Joining the dots in the minimum wage debate and hoping for the best for Samoa
$2.30 is legally the minimum wage in Samoa – not even enough for a loaf of bread in an Apia supermarket. One would need another .20 sene to buy bread, and even more to get a tin of mackerel.
Working Samoans have been doing it tough over the years – seeing their hard-earned wages lose its buying power – as inflation drove up the cost of living and made the prices of food and basic household items out of reach of ordinary citizens.
Research from around the world show a strong correlation between increasing poverty, crime and even violence to the lack of access by citizens to decent wages, and income generation opportunities to look after themselves and or their families. The weekly pages of the Village Voice column in the Sunday Samoan highlight the plight of poverty-stricken families in need of water and recent Ministry of Police data worryingly confirm a spike in crime. Are these trends connected to the inability of citizens in Samoa to survive in this day and age?
There is a lot of expectation and pressure on Prime Minister Tuilaepa Dr. Sa’ilele Malielegaoi to heed the calls to increase the minimum wage. But the Prime Minister, as he rightly pointed out in a press statement, cannot act unilaterally without consulting the private sector.
“We all want to raise minimum wage but it has to be a measured increase and at a level the private sector can absorb,” the Prime Minister said.
“There is no point in raising minimum wage and immediately results in businesses closing down. Then all we will get is looking at a bunch of numbers while there are no jobs.”
Tuilaepa indicated that his administration is acutely aware about the calls to increase the minimum wage.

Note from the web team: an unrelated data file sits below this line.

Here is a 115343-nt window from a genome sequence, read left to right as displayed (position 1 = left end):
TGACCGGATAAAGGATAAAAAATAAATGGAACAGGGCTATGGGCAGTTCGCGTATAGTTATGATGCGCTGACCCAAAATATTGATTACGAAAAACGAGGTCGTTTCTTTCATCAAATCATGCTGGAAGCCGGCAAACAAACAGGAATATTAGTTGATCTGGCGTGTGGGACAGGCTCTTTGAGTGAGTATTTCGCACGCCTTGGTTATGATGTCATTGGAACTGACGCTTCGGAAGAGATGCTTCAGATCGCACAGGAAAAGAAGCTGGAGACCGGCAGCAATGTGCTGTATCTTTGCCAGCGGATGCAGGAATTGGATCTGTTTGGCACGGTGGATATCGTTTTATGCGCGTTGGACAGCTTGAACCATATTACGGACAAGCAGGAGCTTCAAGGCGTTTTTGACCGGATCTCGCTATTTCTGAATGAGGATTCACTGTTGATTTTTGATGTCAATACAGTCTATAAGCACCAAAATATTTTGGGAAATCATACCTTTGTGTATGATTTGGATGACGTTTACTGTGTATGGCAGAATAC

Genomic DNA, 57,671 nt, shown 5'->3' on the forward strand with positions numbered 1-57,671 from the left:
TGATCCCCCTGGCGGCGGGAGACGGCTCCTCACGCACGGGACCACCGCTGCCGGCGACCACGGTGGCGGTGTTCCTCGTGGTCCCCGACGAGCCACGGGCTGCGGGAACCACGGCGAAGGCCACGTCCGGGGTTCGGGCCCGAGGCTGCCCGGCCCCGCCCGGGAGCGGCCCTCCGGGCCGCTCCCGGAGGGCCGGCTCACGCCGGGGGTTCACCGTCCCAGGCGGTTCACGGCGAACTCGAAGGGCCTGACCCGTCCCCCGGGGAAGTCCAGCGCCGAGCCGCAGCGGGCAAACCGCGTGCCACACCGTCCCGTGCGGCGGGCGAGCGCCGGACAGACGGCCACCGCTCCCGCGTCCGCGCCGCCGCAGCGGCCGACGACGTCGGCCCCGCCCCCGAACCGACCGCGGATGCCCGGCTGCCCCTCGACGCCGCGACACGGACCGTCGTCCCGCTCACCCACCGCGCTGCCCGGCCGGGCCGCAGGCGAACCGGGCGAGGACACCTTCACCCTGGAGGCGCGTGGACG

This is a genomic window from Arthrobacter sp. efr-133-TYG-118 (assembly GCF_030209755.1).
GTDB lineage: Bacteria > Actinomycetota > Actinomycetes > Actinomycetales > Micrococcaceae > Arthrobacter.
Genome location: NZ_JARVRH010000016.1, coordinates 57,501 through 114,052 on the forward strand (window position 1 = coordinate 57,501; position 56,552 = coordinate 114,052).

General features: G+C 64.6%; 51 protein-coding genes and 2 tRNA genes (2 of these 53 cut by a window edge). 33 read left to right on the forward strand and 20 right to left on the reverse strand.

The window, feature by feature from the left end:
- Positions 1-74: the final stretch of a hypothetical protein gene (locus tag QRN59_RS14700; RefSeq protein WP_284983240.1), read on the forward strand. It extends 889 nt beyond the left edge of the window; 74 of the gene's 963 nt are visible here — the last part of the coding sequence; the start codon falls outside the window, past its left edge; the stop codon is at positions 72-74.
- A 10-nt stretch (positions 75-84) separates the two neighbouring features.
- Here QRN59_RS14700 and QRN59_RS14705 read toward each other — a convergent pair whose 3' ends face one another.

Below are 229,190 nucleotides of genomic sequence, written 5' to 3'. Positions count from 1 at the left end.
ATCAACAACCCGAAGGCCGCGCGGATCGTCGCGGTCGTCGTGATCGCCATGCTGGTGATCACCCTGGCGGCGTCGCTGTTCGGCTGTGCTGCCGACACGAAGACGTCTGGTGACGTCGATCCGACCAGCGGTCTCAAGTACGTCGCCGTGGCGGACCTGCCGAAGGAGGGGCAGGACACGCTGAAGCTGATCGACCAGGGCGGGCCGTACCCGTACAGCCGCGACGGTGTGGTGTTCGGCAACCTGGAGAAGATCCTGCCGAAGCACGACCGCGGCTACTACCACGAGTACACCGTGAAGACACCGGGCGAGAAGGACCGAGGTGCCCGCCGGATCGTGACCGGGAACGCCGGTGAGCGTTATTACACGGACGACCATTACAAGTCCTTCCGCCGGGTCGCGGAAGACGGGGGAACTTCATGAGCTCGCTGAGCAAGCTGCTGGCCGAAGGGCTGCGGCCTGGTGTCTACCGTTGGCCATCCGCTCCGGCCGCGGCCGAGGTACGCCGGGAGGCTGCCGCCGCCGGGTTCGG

“There is a lot more to this than meets the eye,” Tuilaepa said. “Any raise in the minimum wage is dependent on private sector’s ability to absorb it among other related issues.”
“In making such a recommendation, the Ministry of Commerce, Industry and Labour (MCIL) take into account what government can afford, and especially the private sector.”
“MCIL also have to consider variables like inflation rates and its effect on disposable incomes. The key word here is affordability.”
We do not have to look far for an example of a government’s unilateral decision to raise the minimum wage, without consultation with the relevant local sectors. A U.S. Federal Government-imposed minimum wage increase of $7.25 cents per hour (compared to $3.26 per hour prior to the increase) led to the departure seafood packaging company Chicken of the Sea – which ran a cannery facility – from American Samoa. Another cannery operator, StarKist, is threatening to leave the American territory. The exit led to the loss of hundreds of jobs.
The Prime Minister is aware of the challenges in the neighbouring U.S. territory and is keen to ensure it doesn’t happen here.
“And when the issue resurfaced again the territories tuna processing industry was at cross roads and threatened to shut down operations in the territory because the new wages dictated by Uncle Samoa would lead to financial chaos for them.”
But now that the issue is out in the public domain and everyone is on the same page, it is perhaps time to forge new ground to address an issue that has been outstanding for a number of years.
In a positive, the MCIL indicated recently that it is in the process of reviewing the Labour and Employment Relations Act. The review will include timely discussions on the minimum wage.
“There is work to include a provision in Labour and Employment Relations Act to review the minimum wage every one, two or maybe every three years,” said Niuafolau Helen Uiese, assistant chief executive officer for the Ministry.
Consultation begins next week with the Samoa National Tripartite Forum (SNTF), and will be the first step towards addressing the viability of increasing the minimum wage.
“Any decisions that are made pertaining to promoting decent work in Samoa has to be consulted with all members of the tripartite forum,” she added.
The SNTF comprises State-owned enterprises, Government ministries, and the members of the Tripartite Forums including the International Labour Organisation (ILO), Chamber of Commerce, Women in Business Development Incorporated, Samoa Hotels Association, and the Samoa Association of Manufacturers and Exporters.
With everyone now on the same page, we can only hope for the best for Samoa and urge all stakeholders to ensure no stone is unturned in the push to find common ground.
We note the positive feedback from the major business houses in town and their plea for the upskilling of employees as a condition for a wage hike in a phase-by-phase process – it makes sense in this day and age.
We look forward to the beginning of the consultative process and supporting it for the benefit of Samoa’s working class.
Have a wonderful Friday Samoa and God bless.